Now suppose for the first N items, the algorithm is correct, that is, each previous item had a K/N chance of being kept.

When you consider the item N+1, the probability of it being kept is K/(N+1), which is by definition.

The probability of keeping the previous items was K/N. With (N-K+1)/(N+1) probability that the current item is not kept, plus the probability that the current item is kept (K/(N+1)), but other items were chosen instead ((K-1)/K).

For the N+1-th item, it has K/(N+1) probability of being kept.

This is now still O( N ) time, but with a reasonable O( K ) space. Great for when you can’t just put everything in memory!

There is a difference between this and the Fisher-Yates version — while both return K items, this algorithm does not return the K uniformly in a random order, e.g., the first element is always found in the first position, if it is chosen in the K items. If the order of the K items matter, then simply perform a Fisher-Yates shuffle on the result. (Extra Credit: There is also an O( N log K ) algorithm that preserves this property, without the memory overhead of the Fisher-Yates version, using only O( K ) space.)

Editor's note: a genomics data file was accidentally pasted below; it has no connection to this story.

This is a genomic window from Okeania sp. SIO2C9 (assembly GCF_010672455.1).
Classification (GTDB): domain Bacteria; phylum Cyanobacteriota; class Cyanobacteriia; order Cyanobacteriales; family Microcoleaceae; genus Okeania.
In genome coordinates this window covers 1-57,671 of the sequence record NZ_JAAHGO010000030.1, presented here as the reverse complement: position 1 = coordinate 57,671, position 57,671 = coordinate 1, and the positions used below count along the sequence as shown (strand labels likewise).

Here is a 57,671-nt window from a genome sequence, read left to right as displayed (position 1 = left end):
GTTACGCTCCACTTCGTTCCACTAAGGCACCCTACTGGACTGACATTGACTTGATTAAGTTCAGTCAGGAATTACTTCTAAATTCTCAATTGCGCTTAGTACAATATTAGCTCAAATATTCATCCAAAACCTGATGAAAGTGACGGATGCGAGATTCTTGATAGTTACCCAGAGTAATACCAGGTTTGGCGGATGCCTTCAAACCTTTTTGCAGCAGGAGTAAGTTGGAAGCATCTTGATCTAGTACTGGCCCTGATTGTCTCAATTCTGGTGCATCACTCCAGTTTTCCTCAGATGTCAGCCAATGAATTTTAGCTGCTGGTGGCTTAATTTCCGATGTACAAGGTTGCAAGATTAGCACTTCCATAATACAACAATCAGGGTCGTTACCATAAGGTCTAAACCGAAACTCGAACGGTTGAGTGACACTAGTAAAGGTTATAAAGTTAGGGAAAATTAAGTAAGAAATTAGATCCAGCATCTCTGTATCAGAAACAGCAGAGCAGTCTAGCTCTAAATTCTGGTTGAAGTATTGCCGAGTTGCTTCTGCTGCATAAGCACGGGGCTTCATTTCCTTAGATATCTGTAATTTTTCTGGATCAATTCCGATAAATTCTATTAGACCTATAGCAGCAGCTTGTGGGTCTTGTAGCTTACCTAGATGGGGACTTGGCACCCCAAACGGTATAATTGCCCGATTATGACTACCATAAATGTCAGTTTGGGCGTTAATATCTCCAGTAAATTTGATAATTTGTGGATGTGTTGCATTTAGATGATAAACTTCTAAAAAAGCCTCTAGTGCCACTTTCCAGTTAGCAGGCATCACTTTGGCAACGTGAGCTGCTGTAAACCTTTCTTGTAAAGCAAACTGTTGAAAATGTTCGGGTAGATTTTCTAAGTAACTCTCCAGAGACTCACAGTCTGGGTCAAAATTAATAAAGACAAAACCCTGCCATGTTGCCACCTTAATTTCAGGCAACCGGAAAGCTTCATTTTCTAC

And here we go, from start to finish, the best algorithms (and a wrong one) for choosing K distinct elements out of N elements, even if we don’t necessarily know what N is in the beginning!

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Interesting post. You end up trading more CPU for less memory usage, which could be a win some scenarios. Problem that comes to mind is that you'll be wanting to do that on large lists, which means many potential calls to random(), which isn't all that cheap, meaning your CPU could go through the roof.

Also, I think you can be a bit more concise and "pythonic" with your basic python choice method ported from perl:

import random
def random_element_iterator( iterator ):
    for N, item in enumerate(iterator):
        if random.random() * N 

Unless I've missed something?

I learned Python over a few days just last week (a few days before the post), so the code is most certainly not as tight it could be, thanks for the improvement!

there is a nice function in random called choice, it will do this for free :)
random.choice(seq) to pull a single item from the sequence, or random.sample(seq, n) to pull n items from the sequence.